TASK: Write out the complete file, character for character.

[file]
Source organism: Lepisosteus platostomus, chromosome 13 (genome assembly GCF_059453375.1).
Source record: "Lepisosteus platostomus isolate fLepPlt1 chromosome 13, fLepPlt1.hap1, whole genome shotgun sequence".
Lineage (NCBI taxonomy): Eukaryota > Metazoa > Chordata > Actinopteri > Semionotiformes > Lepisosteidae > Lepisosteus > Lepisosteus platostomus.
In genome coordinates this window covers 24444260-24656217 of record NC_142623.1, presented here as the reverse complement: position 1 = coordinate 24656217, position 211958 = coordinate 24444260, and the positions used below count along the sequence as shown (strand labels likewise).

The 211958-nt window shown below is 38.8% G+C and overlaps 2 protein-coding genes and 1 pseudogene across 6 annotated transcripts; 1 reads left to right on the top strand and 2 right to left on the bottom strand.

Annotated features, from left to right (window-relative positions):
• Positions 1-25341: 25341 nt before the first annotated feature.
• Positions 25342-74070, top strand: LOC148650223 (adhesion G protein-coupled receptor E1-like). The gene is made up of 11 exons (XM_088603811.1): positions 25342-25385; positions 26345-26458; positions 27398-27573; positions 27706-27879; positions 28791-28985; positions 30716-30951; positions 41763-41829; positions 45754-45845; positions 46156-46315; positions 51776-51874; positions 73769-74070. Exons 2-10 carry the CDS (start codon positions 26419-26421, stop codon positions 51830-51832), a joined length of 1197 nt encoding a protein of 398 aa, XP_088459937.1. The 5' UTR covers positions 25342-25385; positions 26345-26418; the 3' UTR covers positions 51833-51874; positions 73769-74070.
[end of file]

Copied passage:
Source organism: Lepisosteus platostomus, chromosome 13 (genome assembly GCF_059453375.1).
Source record: "Lepisosteus platostomus isolate fLepPlt1 chromosome 13, fLepPlt1.hap1, whole genome shotgun sequence".
Lineage (NCBI taxonomy): Eukaryota > Metazoa > Chordata > Actinopteri > Semionotiformes > Lepisosteidae > Lepisosteus > Lepisosteus platostomus.
In genome coordinates this window covers 24444260-24656217 of record NC_142623.1, presented here as the reverse complement: position 1 = coordinate 24656217, position 211958 = coordinate 24444260, and the positions used below count along the sequence as shown (strand labels likewise).

The 211958-nt window shown below is 38.8% G+C and overlaps 2 protein-coding genes and 1 pseudogene across 6 annotated transcripts; 1 reads left to right on the top strand and 2 right to left on the bottom strand.

Annotated features, from left to right (window-relative positions):
• Positions 1-25341: 25341 nt before the first annotated feature.
• Positions 25342-74070, top strand: LOC148650223 (adhesion G protein-coupled receptor E1-like). The gene is made up of 11 exons (XM_088603811.1): positions 25342-25385; positions 26345-26458; positions 27398-27573; positions 27706-27879; positions 28791-28985; positions 30716-30951; positions 41763-41829; positions 45754-45845; positions 46156-46315; positions 51776-51874; positions 73769-74070. Exons 2-10 carry the CDS (start codon positions 26419-26421, stop codon positions 51830-51832), a joined length of 1197 nt encoding a protein of 398 aa, XP_088459937.1. The 5' UTR covers positions 25342-25385; positions 26345-26418; the 3' UTR covers positions 51833-51874; positions 73769-74070.